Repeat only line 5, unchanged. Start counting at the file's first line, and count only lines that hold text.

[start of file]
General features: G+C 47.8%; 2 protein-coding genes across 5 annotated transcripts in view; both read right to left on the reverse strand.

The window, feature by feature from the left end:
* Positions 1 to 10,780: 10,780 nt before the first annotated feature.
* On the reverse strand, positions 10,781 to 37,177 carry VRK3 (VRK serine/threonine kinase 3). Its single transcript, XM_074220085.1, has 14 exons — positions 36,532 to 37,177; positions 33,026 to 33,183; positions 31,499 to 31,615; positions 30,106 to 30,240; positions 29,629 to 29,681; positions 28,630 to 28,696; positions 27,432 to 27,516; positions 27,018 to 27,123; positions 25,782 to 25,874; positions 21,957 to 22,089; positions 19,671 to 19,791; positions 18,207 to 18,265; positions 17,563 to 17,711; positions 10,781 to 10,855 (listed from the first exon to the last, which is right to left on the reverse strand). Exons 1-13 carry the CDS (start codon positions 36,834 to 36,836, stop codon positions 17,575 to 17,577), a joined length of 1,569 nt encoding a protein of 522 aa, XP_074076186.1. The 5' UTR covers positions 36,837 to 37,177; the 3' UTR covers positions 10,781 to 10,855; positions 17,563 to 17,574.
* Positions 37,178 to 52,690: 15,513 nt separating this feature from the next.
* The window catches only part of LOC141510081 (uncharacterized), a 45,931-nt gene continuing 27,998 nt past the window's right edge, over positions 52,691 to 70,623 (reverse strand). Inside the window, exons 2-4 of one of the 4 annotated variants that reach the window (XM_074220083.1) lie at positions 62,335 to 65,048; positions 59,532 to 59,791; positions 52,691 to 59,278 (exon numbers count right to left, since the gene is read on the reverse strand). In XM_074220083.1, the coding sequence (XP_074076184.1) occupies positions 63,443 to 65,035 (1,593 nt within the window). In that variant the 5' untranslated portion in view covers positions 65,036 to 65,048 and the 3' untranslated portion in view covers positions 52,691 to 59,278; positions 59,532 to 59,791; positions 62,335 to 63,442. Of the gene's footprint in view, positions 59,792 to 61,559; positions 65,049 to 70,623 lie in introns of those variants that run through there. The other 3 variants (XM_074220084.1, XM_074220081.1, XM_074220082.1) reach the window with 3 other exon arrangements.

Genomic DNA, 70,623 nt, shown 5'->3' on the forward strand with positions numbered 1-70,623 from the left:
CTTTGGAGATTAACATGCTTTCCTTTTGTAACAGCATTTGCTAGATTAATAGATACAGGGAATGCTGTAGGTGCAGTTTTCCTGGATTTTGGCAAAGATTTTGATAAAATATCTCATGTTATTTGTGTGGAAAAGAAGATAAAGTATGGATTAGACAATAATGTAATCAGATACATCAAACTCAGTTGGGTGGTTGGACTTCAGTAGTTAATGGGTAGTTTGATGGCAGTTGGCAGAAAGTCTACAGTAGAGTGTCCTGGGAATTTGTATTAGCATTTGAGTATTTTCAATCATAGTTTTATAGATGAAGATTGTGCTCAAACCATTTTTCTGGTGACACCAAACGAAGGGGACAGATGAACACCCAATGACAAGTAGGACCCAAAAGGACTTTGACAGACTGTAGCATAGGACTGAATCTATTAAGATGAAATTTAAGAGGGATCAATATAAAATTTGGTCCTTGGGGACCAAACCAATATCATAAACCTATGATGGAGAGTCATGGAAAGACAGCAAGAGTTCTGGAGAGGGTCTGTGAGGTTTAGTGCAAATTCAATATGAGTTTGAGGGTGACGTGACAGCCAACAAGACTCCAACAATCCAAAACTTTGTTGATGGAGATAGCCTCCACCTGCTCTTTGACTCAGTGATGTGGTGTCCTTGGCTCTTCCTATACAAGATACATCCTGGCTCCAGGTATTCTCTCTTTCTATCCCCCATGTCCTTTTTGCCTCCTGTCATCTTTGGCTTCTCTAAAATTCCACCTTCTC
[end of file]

* Positions 37,178 to 52,690: 15,513 nt separating this feature from the next.